July 15, 2024

Too Stupid to Look the Other Way

David Weinberger explains the value of “leeway,” or small decisions not to enforce the rules in cases where enforcement wouldn’t be reasonable.

Imagine that your mother were visiting your apartment, and she got sick, so you let her stay overnight because she wan’t well enough to travel home. If this happened, no reasonable landlord would enforce a no-overnight-guests rule against you. Weinberger says:

Leeway is the only way we manage to live together: We ignore what isn’t our business. We cut one another some slack. We forgive one another when we transgress.

By bending the rules we’re not violating fairness. The equal and blind application of rules is a bureaucracy’s idea of fairness. Judiciously granting leeway is what fairness is all about. Fairness comes in dealing with the exceptions.

And there will always be exceptions because rules are imposed on an unruly reality. The analog world is continuous. It has no edges and barely has corners. Rules at best work pretty well. That’s why in the analog world we have a variety of judges, arbiters, and referees to settle issues fairly when smudgy reality outstrips clear rules.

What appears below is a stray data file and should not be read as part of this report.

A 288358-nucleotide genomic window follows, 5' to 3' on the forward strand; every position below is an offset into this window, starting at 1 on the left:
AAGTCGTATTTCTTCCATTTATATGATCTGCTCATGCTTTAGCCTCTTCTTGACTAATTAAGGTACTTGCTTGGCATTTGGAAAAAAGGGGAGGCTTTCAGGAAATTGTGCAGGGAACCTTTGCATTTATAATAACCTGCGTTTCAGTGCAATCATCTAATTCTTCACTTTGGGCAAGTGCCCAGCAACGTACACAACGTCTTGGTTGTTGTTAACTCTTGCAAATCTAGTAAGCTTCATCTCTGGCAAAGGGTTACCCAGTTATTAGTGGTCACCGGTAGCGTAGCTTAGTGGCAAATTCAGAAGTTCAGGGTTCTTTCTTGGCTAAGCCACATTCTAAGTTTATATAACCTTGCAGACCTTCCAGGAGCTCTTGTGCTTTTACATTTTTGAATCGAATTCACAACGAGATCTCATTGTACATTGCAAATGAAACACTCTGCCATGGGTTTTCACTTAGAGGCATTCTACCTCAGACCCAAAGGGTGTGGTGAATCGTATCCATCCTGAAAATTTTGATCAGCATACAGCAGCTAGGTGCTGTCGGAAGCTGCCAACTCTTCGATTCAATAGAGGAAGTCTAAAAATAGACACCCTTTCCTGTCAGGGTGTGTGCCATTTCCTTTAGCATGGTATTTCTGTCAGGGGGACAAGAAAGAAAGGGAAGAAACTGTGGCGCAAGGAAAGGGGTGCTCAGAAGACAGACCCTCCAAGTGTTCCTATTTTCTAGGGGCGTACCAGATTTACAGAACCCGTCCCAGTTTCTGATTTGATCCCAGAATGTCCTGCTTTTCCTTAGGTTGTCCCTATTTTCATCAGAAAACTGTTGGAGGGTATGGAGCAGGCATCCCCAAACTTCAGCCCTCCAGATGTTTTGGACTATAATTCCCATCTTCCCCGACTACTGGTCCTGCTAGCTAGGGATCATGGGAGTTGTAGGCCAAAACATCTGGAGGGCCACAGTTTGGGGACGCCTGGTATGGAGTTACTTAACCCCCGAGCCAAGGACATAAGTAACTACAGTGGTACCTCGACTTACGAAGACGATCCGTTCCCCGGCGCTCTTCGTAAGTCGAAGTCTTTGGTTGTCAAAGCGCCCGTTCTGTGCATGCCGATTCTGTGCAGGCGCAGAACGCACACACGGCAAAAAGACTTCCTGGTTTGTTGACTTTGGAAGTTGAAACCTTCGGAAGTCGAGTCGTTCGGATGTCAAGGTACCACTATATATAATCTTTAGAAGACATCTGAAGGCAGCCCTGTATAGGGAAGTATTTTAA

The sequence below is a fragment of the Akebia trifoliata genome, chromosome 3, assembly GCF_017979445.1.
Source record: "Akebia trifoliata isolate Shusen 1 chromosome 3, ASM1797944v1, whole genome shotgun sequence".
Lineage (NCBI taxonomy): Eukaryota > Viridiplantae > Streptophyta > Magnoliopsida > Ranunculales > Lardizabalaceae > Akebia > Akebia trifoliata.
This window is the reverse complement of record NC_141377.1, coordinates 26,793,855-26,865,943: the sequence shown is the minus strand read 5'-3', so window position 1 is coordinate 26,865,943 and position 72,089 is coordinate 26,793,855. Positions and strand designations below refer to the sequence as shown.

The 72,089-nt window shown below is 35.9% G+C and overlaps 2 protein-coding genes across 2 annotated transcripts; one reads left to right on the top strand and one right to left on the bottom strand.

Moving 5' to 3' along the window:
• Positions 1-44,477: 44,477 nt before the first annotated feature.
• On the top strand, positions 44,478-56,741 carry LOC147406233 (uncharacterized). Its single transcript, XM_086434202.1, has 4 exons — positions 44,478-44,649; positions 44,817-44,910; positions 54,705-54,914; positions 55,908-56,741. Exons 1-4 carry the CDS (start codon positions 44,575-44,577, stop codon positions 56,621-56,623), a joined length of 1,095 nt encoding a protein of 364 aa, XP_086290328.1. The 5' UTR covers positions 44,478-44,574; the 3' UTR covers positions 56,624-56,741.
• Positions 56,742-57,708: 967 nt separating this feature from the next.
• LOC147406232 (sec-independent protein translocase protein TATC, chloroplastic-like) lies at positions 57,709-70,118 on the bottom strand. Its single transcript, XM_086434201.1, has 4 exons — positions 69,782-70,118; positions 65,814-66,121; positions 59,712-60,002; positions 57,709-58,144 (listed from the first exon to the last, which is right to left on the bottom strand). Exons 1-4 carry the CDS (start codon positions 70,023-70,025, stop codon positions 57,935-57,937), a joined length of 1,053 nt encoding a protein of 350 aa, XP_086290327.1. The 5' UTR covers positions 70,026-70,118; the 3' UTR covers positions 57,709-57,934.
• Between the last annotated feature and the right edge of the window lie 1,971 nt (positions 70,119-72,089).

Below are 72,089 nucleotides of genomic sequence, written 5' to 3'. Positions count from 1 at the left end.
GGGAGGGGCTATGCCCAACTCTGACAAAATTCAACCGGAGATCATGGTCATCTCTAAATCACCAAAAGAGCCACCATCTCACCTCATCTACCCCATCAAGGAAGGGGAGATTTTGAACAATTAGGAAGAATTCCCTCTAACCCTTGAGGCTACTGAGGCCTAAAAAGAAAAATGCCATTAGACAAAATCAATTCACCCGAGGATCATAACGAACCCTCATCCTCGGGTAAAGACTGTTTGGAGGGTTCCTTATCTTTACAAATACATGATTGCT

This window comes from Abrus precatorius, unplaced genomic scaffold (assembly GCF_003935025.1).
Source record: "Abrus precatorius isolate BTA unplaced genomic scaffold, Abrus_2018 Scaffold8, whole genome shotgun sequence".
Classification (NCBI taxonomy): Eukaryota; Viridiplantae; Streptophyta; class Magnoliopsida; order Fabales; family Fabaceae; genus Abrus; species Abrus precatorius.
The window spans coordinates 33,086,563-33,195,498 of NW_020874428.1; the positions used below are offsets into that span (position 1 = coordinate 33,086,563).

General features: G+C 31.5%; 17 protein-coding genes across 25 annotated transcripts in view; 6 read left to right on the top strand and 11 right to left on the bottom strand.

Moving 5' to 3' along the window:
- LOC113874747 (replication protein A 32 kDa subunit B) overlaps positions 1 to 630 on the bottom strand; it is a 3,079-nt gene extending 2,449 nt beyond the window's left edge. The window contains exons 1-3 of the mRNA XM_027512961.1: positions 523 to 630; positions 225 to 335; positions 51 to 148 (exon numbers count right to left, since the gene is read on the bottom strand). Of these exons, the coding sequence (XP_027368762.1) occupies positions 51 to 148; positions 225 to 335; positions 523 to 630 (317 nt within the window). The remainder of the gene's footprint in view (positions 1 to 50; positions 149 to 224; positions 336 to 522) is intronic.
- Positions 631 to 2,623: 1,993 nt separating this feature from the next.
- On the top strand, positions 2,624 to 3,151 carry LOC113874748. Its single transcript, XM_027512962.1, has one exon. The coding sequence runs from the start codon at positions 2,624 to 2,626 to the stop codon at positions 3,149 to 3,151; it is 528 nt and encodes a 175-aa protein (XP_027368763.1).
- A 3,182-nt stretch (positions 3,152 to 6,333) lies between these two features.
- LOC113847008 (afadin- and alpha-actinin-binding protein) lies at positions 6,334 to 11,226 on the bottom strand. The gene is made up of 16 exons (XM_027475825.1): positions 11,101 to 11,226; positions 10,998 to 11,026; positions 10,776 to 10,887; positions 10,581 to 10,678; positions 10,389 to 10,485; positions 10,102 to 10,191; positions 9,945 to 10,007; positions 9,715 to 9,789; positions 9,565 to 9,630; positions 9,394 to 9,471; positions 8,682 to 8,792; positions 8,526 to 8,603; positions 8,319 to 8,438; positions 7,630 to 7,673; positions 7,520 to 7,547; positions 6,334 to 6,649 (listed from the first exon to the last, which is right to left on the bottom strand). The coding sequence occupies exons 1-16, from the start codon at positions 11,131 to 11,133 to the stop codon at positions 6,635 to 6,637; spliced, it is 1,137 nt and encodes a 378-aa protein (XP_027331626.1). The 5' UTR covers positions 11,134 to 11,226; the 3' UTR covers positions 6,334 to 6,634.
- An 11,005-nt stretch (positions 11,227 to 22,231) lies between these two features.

The problem, Weinberger says, is computers don’t give leeway. Would the computer toss your sick mother out on the street, or cancel your lease because you let her stay?

Of course, you can always change the rules to add exceptions, such as a sick-mother allowance. Doing this would cover some cases, but you would be left with a more complex set of rules that was still enforced inflexibly. You can change the rules, but you can’t teach a computer to give leeway.

Weinberger goes on:

Which brings us to “digital rights management” which implements in code a digital view of rights. Yes, vendors and users should have a wide variety of agreements possible, but the nature of those agreements is necessarily digital….

If we build software that enables us to “negotiate” usage rules with content providers, the rules can be as favorable as we’d like but their enforcement will necessarily be strict, literal and unforgiving. Binary, not human.

DRM raises very difficult leeway issues. Fair use is an officially sanctioned leeway mechanism, designed to prevent enforcement of certain rules when the particular circumstances would make enforcement unwise. Fair use is just the kind of subtle and context-dependent leeway mechanism that computers can’t handle.

Weinberger’s message can be summed up in a quote attributed to him by Jon Udell:

That’s the problem with DRM. Computers are too stupid to look the other way.